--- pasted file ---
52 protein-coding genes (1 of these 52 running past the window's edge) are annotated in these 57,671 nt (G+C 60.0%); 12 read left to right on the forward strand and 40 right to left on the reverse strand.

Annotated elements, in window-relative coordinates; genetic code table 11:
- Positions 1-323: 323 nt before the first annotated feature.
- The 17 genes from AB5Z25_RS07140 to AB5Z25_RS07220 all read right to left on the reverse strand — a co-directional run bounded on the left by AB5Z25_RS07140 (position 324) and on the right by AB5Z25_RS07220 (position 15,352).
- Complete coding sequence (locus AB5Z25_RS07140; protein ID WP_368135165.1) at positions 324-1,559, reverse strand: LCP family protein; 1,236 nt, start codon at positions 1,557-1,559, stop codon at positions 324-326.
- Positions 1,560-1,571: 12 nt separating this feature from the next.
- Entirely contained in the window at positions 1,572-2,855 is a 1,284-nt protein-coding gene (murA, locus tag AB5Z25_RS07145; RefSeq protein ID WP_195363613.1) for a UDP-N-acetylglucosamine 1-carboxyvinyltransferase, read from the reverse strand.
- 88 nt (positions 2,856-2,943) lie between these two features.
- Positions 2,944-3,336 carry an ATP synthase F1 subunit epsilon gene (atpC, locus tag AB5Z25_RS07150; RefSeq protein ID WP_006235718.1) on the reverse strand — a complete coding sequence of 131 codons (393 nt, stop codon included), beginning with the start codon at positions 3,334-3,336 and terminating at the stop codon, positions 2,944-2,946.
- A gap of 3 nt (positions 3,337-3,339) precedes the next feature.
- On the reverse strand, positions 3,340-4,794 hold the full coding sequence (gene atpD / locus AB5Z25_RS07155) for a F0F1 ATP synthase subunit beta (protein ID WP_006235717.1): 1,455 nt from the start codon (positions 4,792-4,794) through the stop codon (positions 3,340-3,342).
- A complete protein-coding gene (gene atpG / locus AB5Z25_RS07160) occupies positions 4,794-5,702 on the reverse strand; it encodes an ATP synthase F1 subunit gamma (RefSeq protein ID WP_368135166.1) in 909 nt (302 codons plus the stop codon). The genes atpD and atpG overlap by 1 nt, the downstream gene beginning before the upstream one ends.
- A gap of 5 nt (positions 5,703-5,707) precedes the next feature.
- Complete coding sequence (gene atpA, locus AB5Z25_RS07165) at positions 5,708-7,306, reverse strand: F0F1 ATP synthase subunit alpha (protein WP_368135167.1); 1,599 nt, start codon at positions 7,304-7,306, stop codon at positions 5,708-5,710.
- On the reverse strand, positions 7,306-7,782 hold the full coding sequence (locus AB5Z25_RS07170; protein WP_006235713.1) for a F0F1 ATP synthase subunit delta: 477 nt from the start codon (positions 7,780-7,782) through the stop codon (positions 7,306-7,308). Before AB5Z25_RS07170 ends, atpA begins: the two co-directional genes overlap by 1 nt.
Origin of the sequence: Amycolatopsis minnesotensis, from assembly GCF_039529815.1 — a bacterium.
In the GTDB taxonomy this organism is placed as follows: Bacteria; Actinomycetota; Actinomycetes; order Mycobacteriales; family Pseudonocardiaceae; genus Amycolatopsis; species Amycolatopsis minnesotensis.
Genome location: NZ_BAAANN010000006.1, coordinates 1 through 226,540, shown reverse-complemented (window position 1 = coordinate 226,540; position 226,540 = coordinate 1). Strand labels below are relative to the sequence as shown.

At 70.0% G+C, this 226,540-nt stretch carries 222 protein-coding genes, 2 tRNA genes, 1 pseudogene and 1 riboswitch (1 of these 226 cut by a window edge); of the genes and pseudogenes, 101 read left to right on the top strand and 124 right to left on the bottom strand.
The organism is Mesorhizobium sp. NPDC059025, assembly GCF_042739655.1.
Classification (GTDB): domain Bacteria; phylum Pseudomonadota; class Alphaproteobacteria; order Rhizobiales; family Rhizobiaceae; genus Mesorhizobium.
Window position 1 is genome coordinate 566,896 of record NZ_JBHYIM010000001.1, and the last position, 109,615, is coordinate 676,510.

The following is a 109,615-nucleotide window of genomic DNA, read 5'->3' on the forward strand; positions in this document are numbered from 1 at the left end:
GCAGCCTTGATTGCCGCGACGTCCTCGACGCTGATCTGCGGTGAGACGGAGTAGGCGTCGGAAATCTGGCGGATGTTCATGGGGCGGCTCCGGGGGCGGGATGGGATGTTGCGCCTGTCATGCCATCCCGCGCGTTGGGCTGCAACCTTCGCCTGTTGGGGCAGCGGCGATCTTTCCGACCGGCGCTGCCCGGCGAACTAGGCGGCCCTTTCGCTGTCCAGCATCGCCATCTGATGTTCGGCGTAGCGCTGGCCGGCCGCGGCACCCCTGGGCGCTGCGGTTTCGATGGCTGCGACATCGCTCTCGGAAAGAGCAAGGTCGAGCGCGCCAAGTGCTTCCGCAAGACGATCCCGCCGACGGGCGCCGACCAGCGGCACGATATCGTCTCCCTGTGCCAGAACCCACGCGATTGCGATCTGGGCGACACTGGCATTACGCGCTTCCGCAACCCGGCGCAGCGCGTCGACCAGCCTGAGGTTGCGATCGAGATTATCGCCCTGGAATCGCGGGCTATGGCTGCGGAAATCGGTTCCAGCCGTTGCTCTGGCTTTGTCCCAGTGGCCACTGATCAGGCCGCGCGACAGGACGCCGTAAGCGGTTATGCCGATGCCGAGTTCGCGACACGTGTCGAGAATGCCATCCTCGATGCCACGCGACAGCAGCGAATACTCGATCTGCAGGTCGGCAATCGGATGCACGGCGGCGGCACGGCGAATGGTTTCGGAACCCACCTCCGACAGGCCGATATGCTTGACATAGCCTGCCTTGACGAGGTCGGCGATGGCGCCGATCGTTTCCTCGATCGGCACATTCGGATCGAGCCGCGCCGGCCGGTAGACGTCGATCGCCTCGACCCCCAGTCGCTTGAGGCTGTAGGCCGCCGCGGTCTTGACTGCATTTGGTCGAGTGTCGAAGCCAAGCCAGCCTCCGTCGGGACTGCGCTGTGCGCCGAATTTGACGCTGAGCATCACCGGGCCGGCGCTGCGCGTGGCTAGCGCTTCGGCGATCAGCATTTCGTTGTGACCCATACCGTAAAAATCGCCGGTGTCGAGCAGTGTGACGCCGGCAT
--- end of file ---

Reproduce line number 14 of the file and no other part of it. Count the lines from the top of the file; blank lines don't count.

- Complete coding sequence (gene atpA, locus AB5Z25_RS07165) at positions 5,708-7,306, reverse strand: F0F1 ATP synthase subunit alpha (protein WP_368135167.1); 1,599 nt, start codon at positions 7,304-7,306, stop codon at positions 5,708-5,710.